Naming Symmetries for Charity
People have stars named after them, craters on the moon, even comets...but how about naming a symmetrical object in hyperspace? Marcus du Sautoy has discovered some significant new symmetrical objects but they currently have no names. For a donation of £10 or more you can have one of these new symmetrical object named after you or a friend. The money raised will be donated to Common Hope, an educational charity supporting and empowering children and their families in Guatemala through education. After your donation, you will receive a certificate to record the naming of this new symmetrical object. A record of the name is kept on this page. Each symmetrical object is made bespoke. It is possible to weave three significant numbers into the construction of the object to commemorate a birthday or anniversary or any other significant event.
A sample certificate is shown on the right.
A similar thing happens with objects we can see. Take a beer mat. Place it on the table. First rotate it 90 degrees clockwise then reflect or flip the mat in the vertical line running down the middle of the mat. This is the same as if I start by rotating the beer mat 180 degrees then flip in the vertical then do the rotation by 90 degrees clockwise.
Each symmetrical object constructed above is unique because the symmetries interact with each other in their own special way. Often these interactions are controlled by the numbers in the date of birth of the person after whom the symmetrical object is named. They are special because the structures of these objects are connected to the arithmetic of elliptic curves. Trying to understand solutions to elliptic curves is one of the big open problems in mathematics related to one of the Clay Millennium Problems (The Birch-Swinnerton-Dyer Conjecture). The elliptic curve associated with each group of symmetries is got by taking your choice of 3 numbers [C, C, C] together with a number we choose C and putting them into the following equation:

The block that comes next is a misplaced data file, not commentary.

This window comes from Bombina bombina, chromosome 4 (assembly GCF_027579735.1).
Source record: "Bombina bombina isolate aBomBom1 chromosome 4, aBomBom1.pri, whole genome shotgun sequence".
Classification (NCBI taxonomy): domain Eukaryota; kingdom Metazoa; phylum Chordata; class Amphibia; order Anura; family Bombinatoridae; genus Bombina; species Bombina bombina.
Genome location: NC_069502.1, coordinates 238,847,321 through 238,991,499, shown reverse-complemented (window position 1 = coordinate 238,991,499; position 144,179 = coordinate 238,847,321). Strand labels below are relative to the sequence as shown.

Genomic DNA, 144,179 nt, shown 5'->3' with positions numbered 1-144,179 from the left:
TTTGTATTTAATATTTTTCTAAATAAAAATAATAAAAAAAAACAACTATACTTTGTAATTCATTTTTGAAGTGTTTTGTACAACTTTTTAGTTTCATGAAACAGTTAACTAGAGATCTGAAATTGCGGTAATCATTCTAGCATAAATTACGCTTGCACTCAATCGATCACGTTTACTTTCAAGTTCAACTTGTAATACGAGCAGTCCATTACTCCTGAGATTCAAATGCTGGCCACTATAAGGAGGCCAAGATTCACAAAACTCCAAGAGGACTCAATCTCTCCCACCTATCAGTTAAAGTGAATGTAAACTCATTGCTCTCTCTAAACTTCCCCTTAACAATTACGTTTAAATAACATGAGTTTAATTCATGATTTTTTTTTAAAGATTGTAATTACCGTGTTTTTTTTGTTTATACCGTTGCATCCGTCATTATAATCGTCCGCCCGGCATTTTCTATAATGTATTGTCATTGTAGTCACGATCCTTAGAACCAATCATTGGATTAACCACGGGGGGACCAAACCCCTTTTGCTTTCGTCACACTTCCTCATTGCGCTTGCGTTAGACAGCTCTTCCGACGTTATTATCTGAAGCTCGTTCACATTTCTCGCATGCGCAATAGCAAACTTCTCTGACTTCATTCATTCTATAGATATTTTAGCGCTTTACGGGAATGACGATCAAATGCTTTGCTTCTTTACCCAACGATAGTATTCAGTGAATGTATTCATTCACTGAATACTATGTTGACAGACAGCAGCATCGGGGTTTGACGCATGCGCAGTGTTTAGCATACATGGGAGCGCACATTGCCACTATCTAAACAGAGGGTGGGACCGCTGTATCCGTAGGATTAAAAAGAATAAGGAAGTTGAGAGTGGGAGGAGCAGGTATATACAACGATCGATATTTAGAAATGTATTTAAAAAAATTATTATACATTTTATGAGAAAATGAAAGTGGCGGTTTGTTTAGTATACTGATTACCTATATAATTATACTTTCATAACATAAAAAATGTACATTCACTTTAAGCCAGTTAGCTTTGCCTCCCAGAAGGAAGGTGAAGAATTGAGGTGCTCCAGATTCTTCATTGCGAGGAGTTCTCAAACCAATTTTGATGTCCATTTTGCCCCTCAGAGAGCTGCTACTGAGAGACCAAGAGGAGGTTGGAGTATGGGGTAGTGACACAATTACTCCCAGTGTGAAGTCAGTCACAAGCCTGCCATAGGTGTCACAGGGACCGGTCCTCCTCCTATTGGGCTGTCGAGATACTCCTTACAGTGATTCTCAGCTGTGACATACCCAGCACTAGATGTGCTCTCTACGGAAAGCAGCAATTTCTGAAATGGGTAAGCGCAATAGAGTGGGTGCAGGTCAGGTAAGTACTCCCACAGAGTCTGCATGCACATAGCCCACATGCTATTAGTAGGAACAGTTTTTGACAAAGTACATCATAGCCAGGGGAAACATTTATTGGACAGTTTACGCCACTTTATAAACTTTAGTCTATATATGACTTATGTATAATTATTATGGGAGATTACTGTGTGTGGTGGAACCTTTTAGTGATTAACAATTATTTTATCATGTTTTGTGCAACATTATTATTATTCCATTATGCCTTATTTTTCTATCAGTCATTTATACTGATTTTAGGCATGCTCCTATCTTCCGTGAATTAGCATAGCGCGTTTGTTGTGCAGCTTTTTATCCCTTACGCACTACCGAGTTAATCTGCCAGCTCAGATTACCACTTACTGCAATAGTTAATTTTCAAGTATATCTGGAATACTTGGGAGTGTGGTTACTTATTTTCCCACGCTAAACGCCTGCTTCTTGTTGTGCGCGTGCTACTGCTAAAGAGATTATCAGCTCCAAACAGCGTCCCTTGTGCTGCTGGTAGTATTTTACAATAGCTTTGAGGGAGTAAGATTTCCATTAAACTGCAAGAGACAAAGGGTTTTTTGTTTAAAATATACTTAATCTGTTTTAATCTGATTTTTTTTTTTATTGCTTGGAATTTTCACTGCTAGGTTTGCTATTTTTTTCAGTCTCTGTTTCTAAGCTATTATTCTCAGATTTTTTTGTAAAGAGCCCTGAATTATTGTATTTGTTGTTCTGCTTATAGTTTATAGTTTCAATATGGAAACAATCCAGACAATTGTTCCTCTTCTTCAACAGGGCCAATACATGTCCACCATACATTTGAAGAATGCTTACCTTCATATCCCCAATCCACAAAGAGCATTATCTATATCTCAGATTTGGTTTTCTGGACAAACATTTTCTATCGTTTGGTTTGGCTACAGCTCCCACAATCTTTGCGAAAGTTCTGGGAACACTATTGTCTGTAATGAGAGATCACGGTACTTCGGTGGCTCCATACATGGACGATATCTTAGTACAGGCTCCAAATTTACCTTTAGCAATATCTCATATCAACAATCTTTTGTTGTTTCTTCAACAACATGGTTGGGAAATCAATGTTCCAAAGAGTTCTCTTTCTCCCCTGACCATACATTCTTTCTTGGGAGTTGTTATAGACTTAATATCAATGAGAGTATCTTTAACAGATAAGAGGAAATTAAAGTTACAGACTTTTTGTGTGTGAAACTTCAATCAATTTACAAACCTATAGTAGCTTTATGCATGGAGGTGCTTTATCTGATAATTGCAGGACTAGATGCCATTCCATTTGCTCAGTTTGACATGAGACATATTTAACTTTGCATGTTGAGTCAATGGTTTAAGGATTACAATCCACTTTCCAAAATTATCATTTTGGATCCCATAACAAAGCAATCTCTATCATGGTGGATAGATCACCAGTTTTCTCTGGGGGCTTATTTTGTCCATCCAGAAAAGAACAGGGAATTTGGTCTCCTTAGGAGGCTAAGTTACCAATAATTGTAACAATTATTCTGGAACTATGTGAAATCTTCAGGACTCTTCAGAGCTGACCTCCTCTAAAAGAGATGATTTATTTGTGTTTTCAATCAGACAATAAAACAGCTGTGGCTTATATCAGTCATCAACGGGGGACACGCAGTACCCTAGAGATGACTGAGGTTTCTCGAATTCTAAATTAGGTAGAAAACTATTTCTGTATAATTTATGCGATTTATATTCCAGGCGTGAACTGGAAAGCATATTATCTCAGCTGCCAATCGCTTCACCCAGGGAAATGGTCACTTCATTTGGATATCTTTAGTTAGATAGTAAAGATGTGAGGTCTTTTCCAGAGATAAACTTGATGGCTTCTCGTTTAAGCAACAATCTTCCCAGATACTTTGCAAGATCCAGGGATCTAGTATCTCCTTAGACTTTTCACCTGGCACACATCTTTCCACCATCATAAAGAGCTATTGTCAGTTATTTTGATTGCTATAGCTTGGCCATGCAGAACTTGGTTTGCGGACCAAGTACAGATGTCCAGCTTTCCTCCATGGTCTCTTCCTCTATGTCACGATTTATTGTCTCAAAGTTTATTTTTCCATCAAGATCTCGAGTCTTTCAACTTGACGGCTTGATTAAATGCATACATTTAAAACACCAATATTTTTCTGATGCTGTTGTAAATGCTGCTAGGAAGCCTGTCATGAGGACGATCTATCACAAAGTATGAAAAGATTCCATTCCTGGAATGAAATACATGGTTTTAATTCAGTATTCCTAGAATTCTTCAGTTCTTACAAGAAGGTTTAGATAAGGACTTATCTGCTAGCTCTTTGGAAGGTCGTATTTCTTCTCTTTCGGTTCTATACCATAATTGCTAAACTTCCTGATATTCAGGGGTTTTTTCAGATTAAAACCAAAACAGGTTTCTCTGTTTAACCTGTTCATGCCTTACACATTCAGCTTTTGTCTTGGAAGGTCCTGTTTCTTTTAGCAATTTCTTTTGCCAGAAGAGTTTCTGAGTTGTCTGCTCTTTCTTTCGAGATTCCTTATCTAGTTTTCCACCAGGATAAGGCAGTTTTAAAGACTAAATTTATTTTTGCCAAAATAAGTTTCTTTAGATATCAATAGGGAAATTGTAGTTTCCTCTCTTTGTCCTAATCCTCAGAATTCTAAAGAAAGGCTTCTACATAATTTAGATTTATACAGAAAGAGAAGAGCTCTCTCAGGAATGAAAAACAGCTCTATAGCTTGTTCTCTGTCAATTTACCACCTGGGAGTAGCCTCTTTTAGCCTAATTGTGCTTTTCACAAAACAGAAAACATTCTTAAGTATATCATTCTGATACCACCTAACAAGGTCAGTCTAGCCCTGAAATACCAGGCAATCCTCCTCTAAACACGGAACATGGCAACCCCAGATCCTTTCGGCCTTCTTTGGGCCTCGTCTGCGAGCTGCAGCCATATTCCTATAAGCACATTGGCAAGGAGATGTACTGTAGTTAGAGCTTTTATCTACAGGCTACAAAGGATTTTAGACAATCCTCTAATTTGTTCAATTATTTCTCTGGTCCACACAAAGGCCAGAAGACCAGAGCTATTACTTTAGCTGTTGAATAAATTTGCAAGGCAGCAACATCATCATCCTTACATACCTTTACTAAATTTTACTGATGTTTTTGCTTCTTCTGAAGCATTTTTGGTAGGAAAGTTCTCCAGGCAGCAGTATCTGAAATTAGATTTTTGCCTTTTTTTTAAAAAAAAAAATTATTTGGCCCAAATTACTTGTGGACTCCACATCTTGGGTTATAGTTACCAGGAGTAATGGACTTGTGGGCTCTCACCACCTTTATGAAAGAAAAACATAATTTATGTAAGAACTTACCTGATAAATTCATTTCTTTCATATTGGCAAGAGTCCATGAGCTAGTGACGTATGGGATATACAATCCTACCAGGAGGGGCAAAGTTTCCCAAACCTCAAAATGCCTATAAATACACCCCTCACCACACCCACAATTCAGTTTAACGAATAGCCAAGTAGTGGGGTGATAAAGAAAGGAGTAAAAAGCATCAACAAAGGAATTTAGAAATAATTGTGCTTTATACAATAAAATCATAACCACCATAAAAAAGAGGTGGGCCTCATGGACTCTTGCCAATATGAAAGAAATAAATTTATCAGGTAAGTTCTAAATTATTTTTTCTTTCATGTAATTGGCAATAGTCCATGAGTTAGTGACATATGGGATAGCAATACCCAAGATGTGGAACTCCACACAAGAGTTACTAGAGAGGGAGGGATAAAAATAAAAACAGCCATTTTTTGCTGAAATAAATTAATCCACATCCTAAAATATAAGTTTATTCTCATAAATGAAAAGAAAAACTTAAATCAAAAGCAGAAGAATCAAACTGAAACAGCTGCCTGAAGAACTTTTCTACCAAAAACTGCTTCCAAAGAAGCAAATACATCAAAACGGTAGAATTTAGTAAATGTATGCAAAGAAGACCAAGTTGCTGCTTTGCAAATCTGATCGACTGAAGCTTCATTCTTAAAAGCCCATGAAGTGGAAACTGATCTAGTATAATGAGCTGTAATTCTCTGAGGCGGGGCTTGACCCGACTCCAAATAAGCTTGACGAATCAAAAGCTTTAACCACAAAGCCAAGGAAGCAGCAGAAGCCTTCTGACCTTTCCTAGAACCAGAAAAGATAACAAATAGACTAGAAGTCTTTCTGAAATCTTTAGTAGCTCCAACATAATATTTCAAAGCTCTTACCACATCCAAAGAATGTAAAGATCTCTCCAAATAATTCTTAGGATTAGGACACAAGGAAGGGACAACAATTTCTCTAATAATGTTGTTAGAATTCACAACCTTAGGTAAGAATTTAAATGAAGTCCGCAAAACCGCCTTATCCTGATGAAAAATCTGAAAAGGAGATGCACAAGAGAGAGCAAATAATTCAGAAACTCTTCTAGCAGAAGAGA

If you would like to explore a little bit more of the mathematical significance of these groups then these two papers are where the first groups I constructed are explained. But, be warned, you'll probably need a maths degree to understand the intricacies of these papers.
- A nilpotent group and its elliptic curve: non-uniformity of local zeta functions of groups, Israel J. of Math 126 (2001), 269-288.
- Counting subgroups in nilpotent groups and points on elliptic curves, J. Reine Angew. Math. 549 (2002) 1-21.